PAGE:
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Nov 26, 2019

Infections After Valve Replacements are Rare but Life-Threatening

Even with non-surgical procedures, valve replacements carry a small but serious risk of infection.

Even with minimally invasive treatment options for a narrowed heart valve, valve replacements still carry a small but serious risk of infection, based on a study published in the American Heart Association journal Circulation.

The study, which included data from multiple clinical trials and registries, compared risk of infection after different types of valve replacement. Specifically, it compared safety of surgical valve replacement, which has been around for decades, with a newer procedure called transcatheter aortic valve replacement (TAVR).

Both procedures are used to treat aortic stenosis, which occurs when the heart valve narrows and reduces blood flow to the heart. However, TAVR is minimally invasive and inserts the new valve using a tiny catheter tube, while surgery requires opening the chest to replace the faulty valve.

In many patients, TAVR has proven just as safe, if not more so, than traditional surgery. However, valve replacement still carries risk of infection regardless of which procedure is done, based on recent findings.

In total, the study included 8,530 patients who underwent valve replacement for severe aortic stenosis. Among participants, 85% underwent the minimally invasive procedure and 15% had traditional surgery.

After following participants for nearly three years post-procedure, 107 patients developed a serious infection called prosthetic valve endocarditis. The infection is a known complication of valve replacement and can occur within days, months or years after the procedure. It is a potentially fatal condition that can lead to heart failure and other serious complications.

As expected, patients who developed an infection had four times greater risk of death than those who did not. However, there was no difference in risk for infection among patients undergoing TAVR vs. surgery, confirming that neither is superior for the prevention of infection.

Authors also note that most cases of infection occurred between 31 days and one year after the procedure and patients with greatest risk of infection were those with kidney, lung and liver disease.

The take-home message, according to authors, is that no type of valve replacement offers clear protection against infection. Both surgery and TAVR carry some risk of serious infection. The good news, however, is that risk of infection from either procedure is very rare—affecting approximately 1% of participants in this study.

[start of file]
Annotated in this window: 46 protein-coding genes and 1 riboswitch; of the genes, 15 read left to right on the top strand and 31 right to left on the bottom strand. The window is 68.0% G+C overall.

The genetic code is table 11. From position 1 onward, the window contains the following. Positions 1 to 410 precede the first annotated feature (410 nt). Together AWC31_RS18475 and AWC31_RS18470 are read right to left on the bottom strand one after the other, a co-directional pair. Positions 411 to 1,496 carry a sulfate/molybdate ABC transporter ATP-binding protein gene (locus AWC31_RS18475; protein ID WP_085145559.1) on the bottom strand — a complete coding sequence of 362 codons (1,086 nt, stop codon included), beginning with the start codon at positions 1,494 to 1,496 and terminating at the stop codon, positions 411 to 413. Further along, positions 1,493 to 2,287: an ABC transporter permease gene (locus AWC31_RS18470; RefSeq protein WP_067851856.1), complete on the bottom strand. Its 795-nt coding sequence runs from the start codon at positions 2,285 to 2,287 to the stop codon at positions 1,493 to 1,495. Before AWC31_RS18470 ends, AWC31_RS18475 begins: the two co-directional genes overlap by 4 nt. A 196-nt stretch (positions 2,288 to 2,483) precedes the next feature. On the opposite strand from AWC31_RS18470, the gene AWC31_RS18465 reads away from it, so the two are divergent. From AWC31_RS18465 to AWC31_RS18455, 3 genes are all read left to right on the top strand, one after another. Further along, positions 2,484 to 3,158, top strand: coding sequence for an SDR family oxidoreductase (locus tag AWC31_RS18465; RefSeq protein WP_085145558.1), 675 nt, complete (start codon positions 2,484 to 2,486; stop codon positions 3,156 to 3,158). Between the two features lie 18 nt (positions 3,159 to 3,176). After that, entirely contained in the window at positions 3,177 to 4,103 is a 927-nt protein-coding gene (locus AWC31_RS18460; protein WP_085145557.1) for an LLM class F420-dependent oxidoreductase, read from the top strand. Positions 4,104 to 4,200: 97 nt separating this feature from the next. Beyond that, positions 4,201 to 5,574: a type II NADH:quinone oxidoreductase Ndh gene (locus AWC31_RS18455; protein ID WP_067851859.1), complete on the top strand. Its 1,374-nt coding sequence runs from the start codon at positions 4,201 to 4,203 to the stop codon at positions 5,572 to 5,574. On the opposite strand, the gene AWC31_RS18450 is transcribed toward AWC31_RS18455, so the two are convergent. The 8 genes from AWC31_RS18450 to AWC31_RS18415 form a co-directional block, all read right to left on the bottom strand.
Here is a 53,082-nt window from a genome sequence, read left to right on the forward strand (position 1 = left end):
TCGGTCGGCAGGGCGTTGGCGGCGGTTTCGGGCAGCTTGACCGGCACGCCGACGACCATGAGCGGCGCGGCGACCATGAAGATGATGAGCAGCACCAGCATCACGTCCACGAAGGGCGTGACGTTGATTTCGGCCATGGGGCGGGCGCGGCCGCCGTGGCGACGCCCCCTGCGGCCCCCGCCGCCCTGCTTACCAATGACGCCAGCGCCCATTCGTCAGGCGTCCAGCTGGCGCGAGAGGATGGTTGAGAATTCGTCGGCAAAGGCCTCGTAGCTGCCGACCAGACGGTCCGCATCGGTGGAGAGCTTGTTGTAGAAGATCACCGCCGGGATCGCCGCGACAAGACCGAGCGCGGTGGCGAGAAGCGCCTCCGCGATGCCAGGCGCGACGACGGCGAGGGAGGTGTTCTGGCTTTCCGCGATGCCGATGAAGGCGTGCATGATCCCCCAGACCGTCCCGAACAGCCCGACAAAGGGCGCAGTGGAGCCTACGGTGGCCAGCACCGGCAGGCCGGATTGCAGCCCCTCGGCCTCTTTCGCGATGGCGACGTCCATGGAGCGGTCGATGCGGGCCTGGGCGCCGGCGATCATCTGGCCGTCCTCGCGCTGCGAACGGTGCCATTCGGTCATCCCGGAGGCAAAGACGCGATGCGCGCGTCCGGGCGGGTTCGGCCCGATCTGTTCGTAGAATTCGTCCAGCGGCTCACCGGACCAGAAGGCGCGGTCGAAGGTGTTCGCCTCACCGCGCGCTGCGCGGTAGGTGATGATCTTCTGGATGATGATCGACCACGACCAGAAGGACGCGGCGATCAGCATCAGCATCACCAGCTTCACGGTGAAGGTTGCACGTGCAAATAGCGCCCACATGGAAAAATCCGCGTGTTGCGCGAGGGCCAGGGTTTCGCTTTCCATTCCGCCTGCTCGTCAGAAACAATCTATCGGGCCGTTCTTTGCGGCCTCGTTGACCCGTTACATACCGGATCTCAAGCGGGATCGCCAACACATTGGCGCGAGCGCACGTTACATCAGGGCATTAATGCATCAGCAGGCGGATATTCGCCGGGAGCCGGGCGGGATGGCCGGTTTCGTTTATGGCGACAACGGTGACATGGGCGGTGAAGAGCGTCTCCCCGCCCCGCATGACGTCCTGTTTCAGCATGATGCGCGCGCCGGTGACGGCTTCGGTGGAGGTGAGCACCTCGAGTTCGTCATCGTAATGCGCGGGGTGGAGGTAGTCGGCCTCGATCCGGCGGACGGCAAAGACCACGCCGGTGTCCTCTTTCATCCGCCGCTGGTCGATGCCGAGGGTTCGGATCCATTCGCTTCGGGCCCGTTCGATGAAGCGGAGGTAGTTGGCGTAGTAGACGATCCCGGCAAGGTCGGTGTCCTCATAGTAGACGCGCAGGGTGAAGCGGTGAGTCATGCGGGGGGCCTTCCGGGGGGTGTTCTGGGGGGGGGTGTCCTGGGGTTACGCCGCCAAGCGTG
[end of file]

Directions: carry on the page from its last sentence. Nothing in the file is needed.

Authors also note that most participants in this study were at high risk of complications, since TAVR was relatively new when the studies were conducted. Now that TAVR has been expanded to lower-risk populations, experts encourage similar research to continue to track differences in safety and outcomes.

Questions for You to Consider

  • What is aortic stenosis and how does it progress over time?

  • Aortic stenosis occurs when the aortic valve does not open fully, which can obstruct normal blood flow and put extra stress on the heart. Aortic stenosis can start out mild, but worsen over time as the area of the aortic valve decreases lessening the amount of blood flowing from the heart. Patients with aortic stenosis should be continually monitored by a cardiologist to track the progression of this condition, and strenuous activity should be avoided in those with moderate to severe aortic stenosis.
  • What is TAVI?

  • Transcatheter aortic valve implantation (TAVI) is a minimally invasive procedure in which the faulty aortic valve is replaced with a prosthetic valve using a small tube that travels from an artery in the leg or chest to the heart. TAVI is less invasive than traditional open-heart surgery and often reserved for individuals at increased risk of complications from aortic valve surgery.

Infographic: TAVR

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